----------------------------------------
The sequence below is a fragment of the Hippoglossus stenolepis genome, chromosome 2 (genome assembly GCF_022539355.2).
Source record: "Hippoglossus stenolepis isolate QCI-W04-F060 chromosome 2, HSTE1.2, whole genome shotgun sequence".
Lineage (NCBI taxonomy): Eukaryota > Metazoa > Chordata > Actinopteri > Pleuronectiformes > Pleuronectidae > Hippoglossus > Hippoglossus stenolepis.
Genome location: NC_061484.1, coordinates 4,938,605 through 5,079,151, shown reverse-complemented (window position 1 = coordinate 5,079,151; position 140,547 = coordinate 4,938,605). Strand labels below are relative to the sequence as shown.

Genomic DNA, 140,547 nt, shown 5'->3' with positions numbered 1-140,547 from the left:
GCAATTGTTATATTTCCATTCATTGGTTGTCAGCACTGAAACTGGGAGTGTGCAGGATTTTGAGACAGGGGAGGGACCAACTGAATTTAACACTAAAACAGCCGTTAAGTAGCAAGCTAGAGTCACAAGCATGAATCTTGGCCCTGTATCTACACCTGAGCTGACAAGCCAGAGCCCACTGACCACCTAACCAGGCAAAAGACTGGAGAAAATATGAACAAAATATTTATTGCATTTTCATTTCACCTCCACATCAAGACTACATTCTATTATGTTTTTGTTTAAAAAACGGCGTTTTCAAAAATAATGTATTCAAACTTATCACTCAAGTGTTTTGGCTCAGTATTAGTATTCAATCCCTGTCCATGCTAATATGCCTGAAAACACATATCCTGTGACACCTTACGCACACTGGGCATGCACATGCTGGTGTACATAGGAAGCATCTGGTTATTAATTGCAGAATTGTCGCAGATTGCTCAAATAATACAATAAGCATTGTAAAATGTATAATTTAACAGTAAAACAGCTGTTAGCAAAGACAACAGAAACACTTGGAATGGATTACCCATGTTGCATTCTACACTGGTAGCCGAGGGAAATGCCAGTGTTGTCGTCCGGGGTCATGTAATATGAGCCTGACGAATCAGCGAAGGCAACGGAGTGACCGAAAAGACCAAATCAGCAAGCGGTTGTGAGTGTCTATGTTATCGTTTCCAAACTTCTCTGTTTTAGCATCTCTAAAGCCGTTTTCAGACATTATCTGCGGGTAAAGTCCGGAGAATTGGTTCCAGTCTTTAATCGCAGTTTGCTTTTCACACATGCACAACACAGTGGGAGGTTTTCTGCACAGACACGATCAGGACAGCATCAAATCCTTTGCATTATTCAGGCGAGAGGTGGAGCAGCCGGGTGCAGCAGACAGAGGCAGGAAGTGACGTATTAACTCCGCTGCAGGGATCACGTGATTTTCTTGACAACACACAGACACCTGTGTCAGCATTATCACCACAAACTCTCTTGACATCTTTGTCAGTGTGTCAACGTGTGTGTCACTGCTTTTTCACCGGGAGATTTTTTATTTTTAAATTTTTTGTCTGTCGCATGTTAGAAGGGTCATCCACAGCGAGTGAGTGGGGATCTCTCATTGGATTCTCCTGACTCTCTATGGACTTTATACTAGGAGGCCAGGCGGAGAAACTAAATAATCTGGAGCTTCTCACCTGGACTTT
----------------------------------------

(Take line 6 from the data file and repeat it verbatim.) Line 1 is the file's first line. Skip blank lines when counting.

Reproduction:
GCAATTGTTATATTTCCATTCATTGGTTGTCAGCACTGAAACTGGGAGTGTGCAGGATTTTGAGACAGGGGAGGGACCAACTGAATTTAACACTAAAACAGCCGTTAAGTAGCAAGCTAGAGTCACAAGCATGAATCTTGGCCCTGTATCTACACCTGAGCTGACAAGCCAGAGCCCACTGACCACCTAACCAGGCAAAAGACTGGAGAAAATATGAACAAAATATTTATTGCATTTTCATTTCACCTCCACATCAAGACTACATTCTATTATGTTTTTGTTTAAAAAACGGCGTTTTCAAAAATAATGTATTCAAACTTATCACTCAAGTGTTTTGGCTCAGTATTAGTATTCAATCCCTGTCCATGCTAATATGCCTGAAAACACATATCCTGTGACACCTTACGCACACTGGGCATGCACATGCTGGTGTACATAGGAAGCATCTGGTTATTAATTGCAGAATTGTCGCAGATTGCTCAAATAATACAATAAGCATTGTAAAATGTATAATTTAACAGTAAAACAGCTGTTAGCAAAGACAACAGAAACACTTGGAATGGATTACCCATGTTGCATTCTACACTGGTAGCCGAGGGAAATGCCAGTGTTGTCGTCCGGGGTCATGTAATATGAGCCTGACGAATCAGCGAAGGCAACGGAGTGACCGAAAAGACCAAATCAGCAAGCGGTTGTGAGTGTCTATGTTATCGTTTCCAAACTTCTCTGTTTTAGCATCTCTAAAGCCGTTTTCAGACATTATCTGCGGGTAAAGTCCGGAGAATTGGTTCCAGTCTTTAATCGCAGTTTGCTTTTCACACATGCACAACACAGTGGGAGGTTTTCTGCACAGACACGATCAGGACAGCATCAAATCCTTTGCATTATTCAGGCGAGAGGTGGAGCAGCCGGGTGCAGCAGACAGAGGCAGGAAGTGACGTATTAACTCCGCTGCAGGGATCACGTGATTTTCTTGACAACACACAGACACCTGTGTCAGCATTATCACCACAAACTCTCTTGACATCTTTGTCAGTGTGTCAACGTGTGTGTCACTGCTTTTTCACCGGGAGATTTTTTATTTTTAAATTTTTTGTCTGTCGCATGTTAGAAGGGTCATCCACAGCGAGTGAGTGGGGATCTCTCATTGGATTCTCCTGACTCTCTATGGACTTTATACTAGGAGGCCAGGCGGAGAAACTAAATAATCTGGAGCTTCTCACCTGGACTTT